Fury vs Joshua: Big-fight analysis and verdicts

With the likelihood of Tyson Fury facing Anthony Joshua next year growing by the day, the next question – and the biggest one in boxing right now – is who wins?

Fighters and pundits alike are already being asked about who they would favour in an all-British heavyweight unification match, and IFL TV’s Kugan Cassius got in on the act this week when he held a round-table on the subject.

His guests included former cruiserweight world champion and Sky Sports pundit Johnny Nelson and and Sky Sports Head of Boxing Adam Smith.

Here’s what they had to say about what would be the biggest fight in British boxing history…

Fury vs Joshua verdicts

Johnny Nelson

“You look at past form, I’ve not changed at all, and I think Tyson Fury technically is the one that’s head and shoulders above all of the top 10 heavyweights there. But I think Anthony Joshua is an all-rounder. I know Tyson Fury absolutely blitzed Deontay Wilder, but let’s be honest – Deontay Wilder, all he ever had was that punch and that’s it. Technically you’d look at him and think ‘wow, you’re so wrong’ but that punch always saved him. So Tyson Fury, it was like taking candy from a baby when you had all the tools, all the ammunition to do what you had to do.

“Now he’s getting in with Anthony Joshua, who can box as well as punch as well as fight. So therefore it’s not gonna be as easy to dissect and take Anthony Joshua apart. I would favour Tyson Fury, but I wouldn’t write off Anthony Joshua devising something or enticing Fury into his kind of battle. Because Anthony Joshua has proved he has the intelligence to condense learning something and changing his style and adapting a formula to to win a fight.

“So on the whole I’d say 51 Tyson Fury, 49 Anthony Joshua.”

YouTube video

Adam Smith

“You’ve heard me say many times, Kugan, how much I respect Tyson Fury and the fact that I think Tyson Fury’s comeback from where he was is one of the most incredible stories we’ve ever had in our sport.

“I was there ringside at the last massive fight before lockdown (Fury vs Wilder II in Las Vegas in February) – he was incredible from start to finish. He told us what he was gonna do, it was an absolute ripping apart of Deontay Wilder and I was so impressed with him. You’ve got to say there that he’s the man in form, he’s the man to beat.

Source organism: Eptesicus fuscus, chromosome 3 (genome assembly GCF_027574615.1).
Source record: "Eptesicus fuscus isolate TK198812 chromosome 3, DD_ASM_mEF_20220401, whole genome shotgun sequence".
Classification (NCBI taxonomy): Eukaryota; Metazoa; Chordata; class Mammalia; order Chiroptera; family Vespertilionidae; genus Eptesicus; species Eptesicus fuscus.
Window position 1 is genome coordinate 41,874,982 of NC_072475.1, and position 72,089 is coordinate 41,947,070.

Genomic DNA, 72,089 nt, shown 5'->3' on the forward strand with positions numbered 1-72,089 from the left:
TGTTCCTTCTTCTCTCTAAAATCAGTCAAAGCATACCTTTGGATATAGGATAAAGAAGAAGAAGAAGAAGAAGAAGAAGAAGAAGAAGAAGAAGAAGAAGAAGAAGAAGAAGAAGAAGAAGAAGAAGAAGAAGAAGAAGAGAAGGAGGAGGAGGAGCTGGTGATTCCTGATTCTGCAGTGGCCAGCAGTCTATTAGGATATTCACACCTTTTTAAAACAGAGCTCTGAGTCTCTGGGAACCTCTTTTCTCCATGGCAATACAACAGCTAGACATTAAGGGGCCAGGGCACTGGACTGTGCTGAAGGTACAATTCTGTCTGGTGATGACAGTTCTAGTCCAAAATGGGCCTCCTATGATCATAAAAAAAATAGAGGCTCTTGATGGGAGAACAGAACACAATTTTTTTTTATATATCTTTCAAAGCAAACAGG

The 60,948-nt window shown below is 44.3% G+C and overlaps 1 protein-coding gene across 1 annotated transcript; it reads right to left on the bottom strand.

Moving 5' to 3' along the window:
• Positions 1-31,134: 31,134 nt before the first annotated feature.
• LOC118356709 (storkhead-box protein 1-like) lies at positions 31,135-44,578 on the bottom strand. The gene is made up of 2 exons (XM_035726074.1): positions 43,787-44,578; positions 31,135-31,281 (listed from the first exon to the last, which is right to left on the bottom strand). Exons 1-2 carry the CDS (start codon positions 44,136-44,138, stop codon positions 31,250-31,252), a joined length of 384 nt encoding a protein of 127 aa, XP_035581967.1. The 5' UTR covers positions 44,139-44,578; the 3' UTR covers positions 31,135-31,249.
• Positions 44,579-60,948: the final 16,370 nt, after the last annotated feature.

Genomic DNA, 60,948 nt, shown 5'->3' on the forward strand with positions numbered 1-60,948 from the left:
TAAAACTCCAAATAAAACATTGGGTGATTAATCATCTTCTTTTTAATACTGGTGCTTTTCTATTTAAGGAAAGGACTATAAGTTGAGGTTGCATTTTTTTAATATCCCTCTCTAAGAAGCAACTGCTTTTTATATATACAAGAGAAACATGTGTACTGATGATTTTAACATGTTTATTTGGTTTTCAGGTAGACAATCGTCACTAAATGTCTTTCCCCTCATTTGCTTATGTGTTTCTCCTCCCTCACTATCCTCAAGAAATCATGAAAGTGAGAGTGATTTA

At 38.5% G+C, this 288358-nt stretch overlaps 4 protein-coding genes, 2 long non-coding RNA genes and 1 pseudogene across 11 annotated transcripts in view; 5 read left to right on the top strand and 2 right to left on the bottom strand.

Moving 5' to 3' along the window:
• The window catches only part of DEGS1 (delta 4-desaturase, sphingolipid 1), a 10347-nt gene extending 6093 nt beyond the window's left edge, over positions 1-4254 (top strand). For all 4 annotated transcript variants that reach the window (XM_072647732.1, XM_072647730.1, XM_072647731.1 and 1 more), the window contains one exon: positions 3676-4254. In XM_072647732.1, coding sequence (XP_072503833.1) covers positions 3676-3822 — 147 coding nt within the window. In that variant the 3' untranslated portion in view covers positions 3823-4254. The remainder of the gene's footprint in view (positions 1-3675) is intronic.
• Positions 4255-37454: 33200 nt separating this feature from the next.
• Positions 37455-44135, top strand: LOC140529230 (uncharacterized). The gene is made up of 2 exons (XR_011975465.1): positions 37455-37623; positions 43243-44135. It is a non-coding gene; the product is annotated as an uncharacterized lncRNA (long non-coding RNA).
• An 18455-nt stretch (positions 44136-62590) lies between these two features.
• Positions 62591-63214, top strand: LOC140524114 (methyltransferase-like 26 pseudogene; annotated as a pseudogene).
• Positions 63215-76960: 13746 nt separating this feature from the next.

“Having said that if you looked at June last year and what happened to Anthony Joshua, you’d say Fury every day of the week. But you know he’s an incredible physical athlete, very mentally strong, AJ. And he was brilliant in Saudi, executing a gameplan. He’s got a phenomenal guy in his corner who has always been there – still underrated I believe Robert McCracken, one of the very best in the business.

“He’s got something about him Joshua, he’s a real competitor. I tend to agree with Johnny. I think Tyson Fury would start slight favourite – he has got the boxing ability and the size and the calmness in the ring I think. And now showing a little bit of power under Sugar Hill and the great work Ben Davison did with him. You’ve got to probably fancy him as a favourite going him, but I think it’s a really hard fight to call.

“I think that Joshua has got much more about him structurally than Deontay Wilder. I think he hits hard – maybe not as hard as Wilder with a single punch – but I think he’s very strong, he’s proved he can get up off the floor. He’s got a huge heart. Could he be outboxed by Fury? Yes he could be.

“I think it’s a fascinating fight but I agree with Johnny, just at the moment I’d lean slightly towards Fury but with no great confidence either way and I think it’s one that you’d probably wanna see two or three times. It’s a great matchup and it wouldn’t surprise if Joshua’s style was all wrong for Fury actually and that he found a way to construct a victory over him.

“Fury is the most naturally talented of the boxers in the heavyweight division and has been for a while I think, but sometimes he blows hot and cold. He wasn’t great was he in those couple of fights in the comeback and then he was floored heavily in that 12th round by Wilder. He shouldn’t have got through that but he did – I thought he won the fight even though it was a draw. He’s the man in form, but then Joshua was brilliant in Saudi. So maybe we need the Pulev fight and the third Wilder fight before we make a better prediction, but I think Johnny has got it about right there.”